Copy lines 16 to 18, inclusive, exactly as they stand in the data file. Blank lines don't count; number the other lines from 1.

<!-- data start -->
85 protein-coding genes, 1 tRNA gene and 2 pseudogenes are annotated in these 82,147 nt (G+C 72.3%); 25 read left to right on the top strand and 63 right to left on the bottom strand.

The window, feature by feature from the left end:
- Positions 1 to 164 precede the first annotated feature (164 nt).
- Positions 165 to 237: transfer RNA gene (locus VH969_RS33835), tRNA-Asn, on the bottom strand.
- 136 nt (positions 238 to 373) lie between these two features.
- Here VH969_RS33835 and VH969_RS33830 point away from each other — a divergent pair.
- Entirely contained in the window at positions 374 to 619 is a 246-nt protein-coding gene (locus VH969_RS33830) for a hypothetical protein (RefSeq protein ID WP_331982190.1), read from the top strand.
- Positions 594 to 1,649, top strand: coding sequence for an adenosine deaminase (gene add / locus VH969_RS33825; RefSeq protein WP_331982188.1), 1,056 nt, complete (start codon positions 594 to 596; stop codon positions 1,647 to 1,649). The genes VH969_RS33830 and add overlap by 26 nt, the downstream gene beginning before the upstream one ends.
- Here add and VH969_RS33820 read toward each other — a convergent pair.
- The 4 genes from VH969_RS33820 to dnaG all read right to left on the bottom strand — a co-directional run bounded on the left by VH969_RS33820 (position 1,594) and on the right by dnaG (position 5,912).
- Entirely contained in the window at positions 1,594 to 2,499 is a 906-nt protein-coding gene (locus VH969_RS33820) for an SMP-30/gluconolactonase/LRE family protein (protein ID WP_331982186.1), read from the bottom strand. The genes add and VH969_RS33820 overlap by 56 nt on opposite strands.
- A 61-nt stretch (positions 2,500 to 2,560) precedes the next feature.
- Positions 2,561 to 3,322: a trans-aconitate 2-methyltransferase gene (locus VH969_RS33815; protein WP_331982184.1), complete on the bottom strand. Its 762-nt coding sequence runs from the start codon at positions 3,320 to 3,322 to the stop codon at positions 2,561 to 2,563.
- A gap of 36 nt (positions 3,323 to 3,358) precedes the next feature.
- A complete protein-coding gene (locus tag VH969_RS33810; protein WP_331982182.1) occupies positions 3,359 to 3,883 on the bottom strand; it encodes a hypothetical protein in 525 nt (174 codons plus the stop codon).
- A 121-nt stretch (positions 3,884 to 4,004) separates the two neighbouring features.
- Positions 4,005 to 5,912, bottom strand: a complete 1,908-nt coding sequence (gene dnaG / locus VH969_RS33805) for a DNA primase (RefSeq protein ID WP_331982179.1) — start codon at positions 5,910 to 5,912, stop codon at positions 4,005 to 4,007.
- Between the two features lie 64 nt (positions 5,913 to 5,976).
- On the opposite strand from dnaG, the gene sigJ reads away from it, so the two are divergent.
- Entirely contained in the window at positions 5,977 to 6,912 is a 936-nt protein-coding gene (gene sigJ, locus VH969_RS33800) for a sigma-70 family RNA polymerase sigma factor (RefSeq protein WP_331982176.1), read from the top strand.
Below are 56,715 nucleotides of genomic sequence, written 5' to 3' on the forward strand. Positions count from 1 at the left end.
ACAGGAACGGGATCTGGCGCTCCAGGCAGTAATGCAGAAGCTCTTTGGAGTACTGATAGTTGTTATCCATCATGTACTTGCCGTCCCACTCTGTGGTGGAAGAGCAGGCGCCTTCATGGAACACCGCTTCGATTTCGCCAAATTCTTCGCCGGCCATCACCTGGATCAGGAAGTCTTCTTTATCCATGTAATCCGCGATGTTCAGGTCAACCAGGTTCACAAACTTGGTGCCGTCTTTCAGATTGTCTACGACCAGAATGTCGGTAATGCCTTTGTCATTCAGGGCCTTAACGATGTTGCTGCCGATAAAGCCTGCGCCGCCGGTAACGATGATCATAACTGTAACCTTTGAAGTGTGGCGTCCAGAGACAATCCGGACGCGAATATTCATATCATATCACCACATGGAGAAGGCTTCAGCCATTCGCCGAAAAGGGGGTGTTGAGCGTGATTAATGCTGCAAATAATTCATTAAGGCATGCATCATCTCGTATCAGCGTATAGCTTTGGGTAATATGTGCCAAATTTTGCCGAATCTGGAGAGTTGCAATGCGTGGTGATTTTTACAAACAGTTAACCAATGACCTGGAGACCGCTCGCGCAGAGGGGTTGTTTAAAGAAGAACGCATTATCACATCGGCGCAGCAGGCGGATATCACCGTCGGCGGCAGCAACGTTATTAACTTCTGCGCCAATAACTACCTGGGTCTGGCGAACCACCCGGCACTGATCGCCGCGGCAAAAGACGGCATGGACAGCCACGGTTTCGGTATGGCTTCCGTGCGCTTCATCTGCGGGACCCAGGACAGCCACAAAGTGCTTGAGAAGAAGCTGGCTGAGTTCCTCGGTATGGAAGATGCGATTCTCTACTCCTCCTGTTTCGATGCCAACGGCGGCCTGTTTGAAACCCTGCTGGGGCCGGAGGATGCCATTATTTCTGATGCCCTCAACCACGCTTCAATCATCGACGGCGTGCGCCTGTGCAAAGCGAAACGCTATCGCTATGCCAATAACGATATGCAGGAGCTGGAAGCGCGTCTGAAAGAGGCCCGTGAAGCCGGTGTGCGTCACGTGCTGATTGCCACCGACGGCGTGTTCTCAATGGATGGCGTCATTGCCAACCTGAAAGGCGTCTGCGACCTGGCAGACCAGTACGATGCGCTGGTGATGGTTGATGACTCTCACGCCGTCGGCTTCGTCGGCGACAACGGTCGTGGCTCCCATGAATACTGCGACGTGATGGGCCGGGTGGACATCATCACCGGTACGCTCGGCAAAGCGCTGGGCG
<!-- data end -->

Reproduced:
- A 121-nt stretch (positions 3,884 to 4,004) separates the two neighbouring features.
- Positions 4,005 to 5,912, bottom strand: a complete 1,908-nt coding sequence (gene dnaG / locus VH969_RS33805) for a DNA primase (RefSeq protein ID WP_331982179.1) — start codon at positions 5,910 to 5,912, stop codon at positions 4,005 to 4,007.
- Between the two features lie 64 nt (positions 5,913 to 5,976).